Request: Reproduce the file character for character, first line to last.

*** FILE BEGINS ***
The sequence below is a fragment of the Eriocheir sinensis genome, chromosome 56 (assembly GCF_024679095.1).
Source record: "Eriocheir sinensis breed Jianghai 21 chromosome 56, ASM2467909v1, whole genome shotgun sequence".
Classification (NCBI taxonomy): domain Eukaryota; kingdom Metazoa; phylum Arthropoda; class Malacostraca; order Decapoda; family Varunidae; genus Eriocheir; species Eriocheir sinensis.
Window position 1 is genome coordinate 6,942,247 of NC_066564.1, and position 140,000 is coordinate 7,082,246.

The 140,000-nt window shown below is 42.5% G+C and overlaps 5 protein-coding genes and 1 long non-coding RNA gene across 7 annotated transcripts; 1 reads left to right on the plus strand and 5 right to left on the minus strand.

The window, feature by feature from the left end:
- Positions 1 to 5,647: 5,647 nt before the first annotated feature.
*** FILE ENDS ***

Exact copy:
The sequence below is a fragment of the Eriocheir sinensis genome, chromosome 56 (assembly GCF_024679095.1).
Source record: "Eriocheir sinensis breed Jianghai 21 chromosome 56, ASM2467909v1, whole genome shotgun sequence".
Classification (NCBI taxonomy): domain Eukaryota; kingdom Metazoa; phylum Arthropoda; class Malacostraca; order Decapoda; family Varunidae; genus Eriocheir; species Eriocheir sinensis.
Window position 1 is genome coordinate 6,942,247 of NC_066564.1, and position 140,000 is coordinate 7,082,246.

The 140,000-nt window shown below is 42.5% G+C and overlaps 5 protein-coding genes and 1 long non-coding RNA gene across 7 annotated transcripts; 1 reads left to right on the plus strand and 5 right to left on the minus strand.

The window, feature by feature from the left end:
- Positions 1 to 5,647: 5,647 nt before the first annotated feature.